Thursday, December 15, 2016

What is immortality

Pieter van Lint - Allegory of immortality
Immortality is in fashion. Every few weeks, the media publish news or interviews related to this matter. In addition to the one I mentioned in an earlier article, let's look at two others, quite recent:
         We will live 1000 years (Aubrey de Gray, May 1, 2016).
         Man is about to attain immortality and artificial intelligence, which will turn him into Homo Deus (Yuval Harari, September 11, 2016).
But first we must define what we mean by immortality; otherwise, we will hardly know what we are talking about. As one reader pointed out in my previous article, living 1000 years is not the same as being immortal. If you live 1000 years and then die, you are not immortal, you have just lived longer. This applies, whatever the duration of life. Living 1000 million years and then dying would not be the same as being immortal.
Those who believe that someday we will be immortal do not put all the eggs in the same basket. In recent years, three different ways have been proposed to achieve immortality:

  1. By an increase in life expectancy. When medical advances make life expectancy increase more than a year every year, we will be immortal. The hope of attaining immortality in this way is being discredited by the fact that it has been found that the increase in life expectancy, rather than growing, is declining.
  2. By introducing in our blood a new immune system made of nano-robots, which will attack all parasitic microorganisms and cancer cells, killing them or preventing them from reproducing. When diseases disappear, we will be immortal. My previous post on this subject made reference to this procedure.
  3. Downloading our consciousness and memory into a computer, so as to continue living indefinitely inside the computer.
Notice that the concept of immortality is misleading, as it is normally used, because what would be achieved would not be immortality: we would be exempt from aging and illness, but not from accidents. Methods 1 and 2 would be useless if the supposedly immortal had the bad luck of passing by a car bomb, just at the time of the explosion.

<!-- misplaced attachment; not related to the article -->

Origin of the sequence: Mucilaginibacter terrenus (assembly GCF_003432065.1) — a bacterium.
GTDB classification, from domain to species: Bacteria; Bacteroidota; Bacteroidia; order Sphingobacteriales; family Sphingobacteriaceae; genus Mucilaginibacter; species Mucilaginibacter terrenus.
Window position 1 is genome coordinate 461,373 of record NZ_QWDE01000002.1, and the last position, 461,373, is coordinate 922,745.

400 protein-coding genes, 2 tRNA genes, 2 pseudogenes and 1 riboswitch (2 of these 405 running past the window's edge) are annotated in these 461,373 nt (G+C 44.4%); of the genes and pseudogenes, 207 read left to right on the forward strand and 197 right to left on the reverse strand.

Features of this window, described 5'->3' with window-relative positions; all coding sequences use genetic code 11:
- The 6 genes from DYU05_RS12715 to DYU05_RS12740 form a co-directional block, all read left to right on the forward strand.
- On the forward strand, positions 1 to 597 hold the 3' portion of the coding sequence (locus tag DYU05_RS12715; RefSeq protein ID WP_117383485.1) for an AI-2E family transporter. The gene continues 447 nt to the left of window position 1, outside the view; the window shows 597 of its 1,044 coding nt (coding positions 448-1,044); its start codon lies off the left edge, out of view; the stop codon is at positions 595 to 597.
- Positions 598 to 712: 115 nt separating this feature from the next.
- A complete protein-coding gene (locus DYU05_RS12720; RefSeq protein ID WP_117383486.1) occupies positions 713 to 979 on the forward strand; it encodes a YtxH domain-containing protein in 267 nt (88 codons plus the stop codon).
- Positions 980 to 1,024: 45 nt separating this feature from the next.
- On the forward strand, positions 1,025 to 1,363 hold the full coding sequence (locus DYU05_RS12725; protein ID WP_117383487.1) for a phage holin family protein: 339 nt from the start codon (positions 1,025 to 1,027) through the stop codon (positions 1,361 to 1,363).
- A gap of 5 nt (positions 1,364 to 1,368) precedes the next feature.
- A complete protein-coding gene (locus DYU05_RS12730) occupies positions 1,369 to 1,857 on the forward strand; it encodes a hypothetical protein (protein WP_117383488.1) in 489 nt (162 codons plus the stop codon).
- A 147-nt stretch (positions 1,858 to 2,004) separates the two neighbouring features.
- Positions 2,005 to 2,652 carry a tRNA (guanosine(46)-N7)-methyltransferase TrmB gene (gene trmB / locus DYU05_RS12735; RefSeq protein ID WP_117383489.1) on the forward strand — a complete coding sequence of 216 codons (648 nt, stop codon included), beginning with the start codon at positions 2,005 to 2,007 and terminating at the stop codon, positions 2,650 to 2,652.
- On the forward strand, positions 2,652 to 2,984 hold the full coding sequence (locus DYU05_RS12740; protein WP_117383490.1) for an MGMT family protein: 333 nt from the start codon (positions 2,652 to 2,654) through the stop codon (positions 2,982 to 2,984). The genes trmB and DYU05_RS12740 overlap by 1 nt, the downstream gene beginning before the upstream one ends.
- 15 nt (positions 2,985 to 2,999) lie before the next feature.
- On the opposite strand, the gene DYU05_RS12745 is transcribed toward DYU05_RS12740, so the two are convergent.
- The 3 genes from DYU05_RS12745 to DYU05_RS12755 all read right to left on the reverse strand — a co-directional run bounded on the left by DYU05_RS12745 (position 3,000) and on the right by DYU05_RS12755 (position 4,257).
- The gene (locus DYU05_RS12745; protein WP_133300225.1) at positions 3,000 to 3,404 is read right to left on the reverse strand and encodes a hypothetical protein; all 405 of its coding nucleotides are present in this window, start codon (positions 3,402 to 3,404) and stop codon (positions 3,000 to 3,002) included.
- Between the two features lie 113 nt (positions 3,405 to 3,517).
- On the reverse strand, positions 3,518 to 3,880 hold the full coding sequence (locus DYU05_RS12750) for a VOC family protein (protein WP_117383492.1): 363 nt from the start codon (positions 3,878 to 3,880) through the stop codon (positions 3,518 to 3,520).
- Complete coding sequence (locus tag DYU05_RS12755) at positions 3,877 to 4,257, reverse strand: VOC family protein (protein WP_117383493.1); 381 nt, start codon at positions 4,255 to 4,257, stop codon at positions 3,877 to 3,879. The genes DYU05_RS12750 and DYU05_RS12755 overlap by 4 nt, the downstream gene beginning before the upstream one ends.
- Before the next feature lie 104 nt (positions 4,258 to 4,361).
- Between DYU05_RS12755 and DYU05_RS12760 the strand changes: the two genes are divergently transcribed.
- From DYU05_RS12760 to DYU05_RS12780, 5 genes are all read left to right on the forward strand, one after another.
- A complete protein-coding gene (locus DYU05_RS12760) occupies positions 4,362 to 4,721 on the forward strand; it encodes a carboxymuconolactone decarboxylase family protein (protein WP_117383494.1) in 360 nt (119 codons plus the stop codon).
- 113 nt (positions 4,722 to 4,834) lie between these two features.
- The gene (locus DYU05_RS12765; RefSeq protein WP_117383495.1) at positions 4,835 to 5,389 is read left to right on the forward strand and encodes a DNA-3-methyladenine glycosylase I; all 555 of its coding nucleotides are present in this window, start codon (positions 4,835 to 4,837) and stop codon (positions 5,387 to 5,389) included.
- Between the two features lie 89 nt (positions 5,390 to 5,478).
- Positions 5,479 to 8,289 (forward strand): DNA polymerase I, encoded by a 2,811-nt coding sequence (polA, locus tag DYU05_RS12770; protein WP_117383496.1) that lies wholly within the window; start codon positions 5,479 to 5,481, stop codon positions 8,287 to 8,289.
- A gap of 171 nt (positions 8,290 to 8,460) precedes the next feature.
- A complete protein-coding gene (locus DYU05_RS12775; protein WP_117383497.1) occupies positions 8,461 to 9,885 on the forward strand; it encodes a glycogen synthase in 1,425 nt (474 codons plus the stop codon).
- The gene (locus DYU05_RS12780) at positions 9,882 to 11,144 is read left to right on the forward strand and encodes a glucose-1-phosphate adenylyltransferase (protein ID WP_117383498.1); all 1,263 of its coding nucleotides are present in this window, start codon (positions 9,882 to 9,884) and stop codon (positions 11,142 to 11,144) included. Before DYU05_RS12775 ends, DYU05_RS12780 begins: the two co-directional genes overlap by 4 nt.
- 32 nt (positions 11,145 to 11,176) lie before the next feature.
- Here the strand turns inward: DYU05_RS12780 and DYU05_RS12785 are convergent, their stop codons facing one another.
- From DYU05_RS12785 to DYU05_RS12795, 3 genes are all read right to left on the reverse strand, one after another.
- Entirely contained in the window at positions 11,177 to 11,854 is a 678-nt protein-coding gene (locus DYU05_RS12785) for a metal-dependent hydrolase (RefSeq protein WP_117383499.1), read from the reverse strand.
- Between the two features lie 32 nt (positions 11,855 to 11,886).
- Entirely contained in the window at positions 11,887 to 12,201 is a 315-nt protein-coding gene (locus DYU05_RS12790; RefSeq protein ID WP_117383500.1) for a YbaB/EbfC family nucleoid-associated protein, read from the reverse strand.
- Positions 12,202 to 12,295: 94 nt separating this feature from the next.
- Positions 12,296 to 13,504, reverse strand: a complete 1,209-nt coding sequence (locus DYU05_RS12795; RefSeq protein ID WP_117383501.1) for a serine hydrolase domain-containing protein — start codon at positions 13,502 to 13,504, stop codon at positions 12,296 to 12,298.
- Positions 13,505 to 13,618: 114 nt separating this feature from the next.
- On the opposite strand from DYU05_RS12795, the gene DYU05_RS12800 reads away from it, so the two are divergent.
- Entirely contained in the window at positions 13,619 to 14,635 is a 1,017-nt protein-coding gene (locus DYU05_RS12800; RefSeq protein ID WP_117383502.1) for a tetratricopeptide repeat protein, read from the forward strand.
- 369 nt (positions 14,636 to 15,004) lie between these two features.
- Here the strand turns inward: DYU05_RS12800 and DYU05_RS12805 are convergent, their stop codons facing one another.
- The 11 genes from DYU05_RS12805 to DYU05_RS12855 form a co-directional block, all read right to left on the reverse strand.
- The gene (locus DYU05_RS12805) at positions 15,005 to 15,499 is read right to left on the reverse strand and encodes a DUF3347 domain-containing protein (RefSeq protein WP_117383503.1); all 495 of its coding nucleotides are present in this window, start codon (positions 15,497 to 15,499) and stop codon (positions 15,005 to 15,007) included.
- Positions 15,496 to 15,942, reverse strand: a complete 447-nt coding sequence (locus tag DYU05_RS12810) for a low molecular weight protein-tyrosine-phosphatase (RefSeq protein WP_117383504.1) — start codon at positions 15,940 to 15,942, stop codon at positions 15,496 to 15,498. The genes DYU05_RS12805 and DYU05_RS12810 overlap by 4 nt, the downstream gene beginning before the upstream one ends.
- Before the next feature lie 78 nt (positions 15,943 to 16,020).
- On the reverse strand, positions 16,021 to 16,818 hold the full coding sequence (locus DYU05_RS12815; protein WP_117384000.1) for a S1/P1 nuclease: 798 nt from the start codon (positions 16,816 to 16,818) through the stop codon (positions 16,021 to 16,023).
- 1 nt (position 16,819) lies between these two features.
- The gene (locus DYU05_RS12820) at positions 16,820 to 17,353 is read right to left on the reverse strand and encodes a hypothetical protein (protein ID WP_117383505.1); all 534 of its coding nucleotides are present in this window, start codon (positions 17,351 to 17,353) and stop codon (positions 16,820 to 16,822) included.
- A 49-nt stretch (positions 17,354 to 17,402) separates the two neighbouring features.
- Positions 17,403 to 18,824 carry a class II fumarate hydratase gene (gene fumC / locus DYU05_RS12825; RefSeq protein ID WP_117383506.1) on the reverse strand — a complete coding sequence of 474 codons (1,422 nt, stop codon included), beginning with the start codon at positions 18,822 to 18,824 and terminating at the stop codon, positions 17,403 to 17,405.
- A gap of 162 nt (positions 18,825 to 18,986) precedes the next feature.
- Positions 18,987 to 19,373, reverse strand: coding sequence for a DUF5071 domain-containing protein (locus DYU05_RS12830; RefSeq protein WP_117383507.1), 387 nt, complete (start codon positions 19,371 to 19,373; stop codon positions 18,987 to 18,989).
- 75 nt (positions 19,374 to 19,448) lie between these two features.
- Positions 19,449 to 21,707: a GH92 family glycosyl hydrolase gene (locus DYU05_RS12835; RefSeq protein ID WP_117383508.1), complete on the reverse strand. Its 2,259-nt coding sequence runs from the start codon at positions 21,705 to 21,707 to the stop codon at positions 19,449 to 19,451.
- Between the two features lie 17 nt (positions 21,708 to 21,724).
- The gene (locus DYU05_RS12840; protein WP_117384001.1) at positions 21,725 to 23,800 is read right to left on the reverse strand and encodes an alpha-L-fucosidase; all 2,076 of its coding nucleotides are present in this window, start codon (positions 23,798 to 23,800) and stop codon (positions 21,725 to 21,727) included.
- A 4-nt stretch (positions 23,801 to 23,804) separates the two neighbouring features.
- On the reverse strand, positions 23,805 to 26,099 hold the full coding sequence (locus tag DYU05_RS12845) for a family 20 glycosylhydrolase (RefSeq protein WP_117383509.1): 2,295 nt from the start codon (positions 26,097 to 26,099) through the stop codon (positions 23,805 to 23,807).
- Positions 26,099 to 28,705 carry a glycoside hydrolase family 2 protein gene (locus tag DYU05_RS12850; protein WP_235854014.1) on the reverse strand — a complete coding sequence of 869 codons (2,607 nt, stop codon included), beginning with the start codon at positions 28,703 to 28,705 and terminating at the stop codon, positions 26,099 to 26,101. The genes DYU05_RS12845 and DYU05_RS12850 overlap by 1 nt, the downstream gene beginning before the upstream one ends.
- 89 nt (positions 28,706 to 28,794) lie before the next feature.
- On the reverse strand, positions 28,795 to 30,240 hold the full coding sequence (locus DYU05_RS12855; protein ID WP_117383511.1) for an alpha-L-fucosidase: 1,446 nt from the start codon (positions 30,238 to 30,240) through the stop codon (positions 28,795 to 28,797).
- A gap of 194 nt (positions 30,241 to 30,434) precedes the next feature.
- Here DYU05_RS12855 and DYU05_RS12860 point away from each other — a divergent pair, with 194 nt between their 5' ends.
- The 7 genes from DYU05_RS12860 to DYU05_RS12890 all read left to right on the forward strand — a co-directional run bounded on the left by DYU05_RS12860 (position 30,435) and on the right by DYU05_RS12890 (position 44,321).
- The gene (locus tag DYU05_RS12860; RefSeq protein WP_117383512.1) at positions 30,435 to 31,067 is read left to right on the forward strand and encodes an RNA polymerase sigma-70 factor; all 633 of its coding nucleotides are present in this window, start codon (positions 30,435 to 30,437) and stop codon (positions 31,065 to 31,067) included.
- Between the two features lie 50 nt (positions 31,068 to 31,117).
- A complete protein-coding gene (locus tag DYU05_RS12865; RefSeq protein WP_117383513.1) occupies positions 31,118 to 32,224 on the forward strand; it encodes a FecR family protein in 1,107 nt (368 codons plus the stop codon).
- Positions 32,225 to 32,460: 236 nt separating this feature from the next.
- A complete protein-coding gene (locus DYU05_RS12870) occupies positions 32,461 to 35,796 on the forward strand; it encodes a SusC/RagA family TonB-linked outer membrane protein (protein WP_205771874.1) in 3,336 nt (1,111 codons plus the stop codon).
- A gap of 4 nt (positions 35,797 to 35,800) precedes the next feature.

Method 3, on the other hand, would make a theoretical immortality possible, for if an accident destroys a consciousness downloaded into a machine, in principle it could be recovered from a backup, with a small loss of memory. As always, science fiction has anticipated this method, described in Cory Doctorow's novel Down and Out in the Magic Kingdom (2003).
However, method 3 is not proof against more powerful accidents, such as the collapse of our civilization. We know that civilizations, like species of living beings, last for a period of time and then become extinct. If our descendants were deprived of electricity (for example), what would be the fate of people downloaded into machines? Yes, they could hope that the next civilization would be able to decipher our digital codes, a necessary condition to make it possible to “resuscitate” the downloaded individuals who had endured the collapse in the form of encrypted backups, probably unintelligible. And even if they could be deciphered, would the members of the new civilization want to bring to life those humans belonging to an earlier civilization? This would be a good argument for a science fiction novel.
Big Rip of a galaxy
But we are talking about immortality, finally escaping death, and we must take into account another danger, much more difficult to avoid: the thermal death of the universe. According to modern cosmology, the universe is condemned to destruction, either in the form of a Big Crunch, at very high temperature and pressure, or a Big Rip, through the total disintegration of matter into energy. It seems difficult for human life to escape these two hypothetical endings, therefore talking about immortality would be an abuse of language.
But our hunger for immortality has no limits. Attempts have been made to escape even from this universal death, both in science fiction and in scientific speculation. In his short story The Last Question (1956) Isaac Asimov tried to solve this problem. In their book The anthropic cosmological principle (1986) Barrow and Tipler looked at it more scientifically, at least in principle, as I mentioned in another post in this blog.
Homo Deus will not be attainable until man is truly immortal, when he is totally free from death, without any restriction. There are many doubts that this be possible, even in an incipient way, such as those discussed in the first part of this post. Let us remember, finally, that this yearning to be like God is the sin of Satan, and also of Adam and Eve. We do not seem to have progressed much.


Manuel Alfonseca

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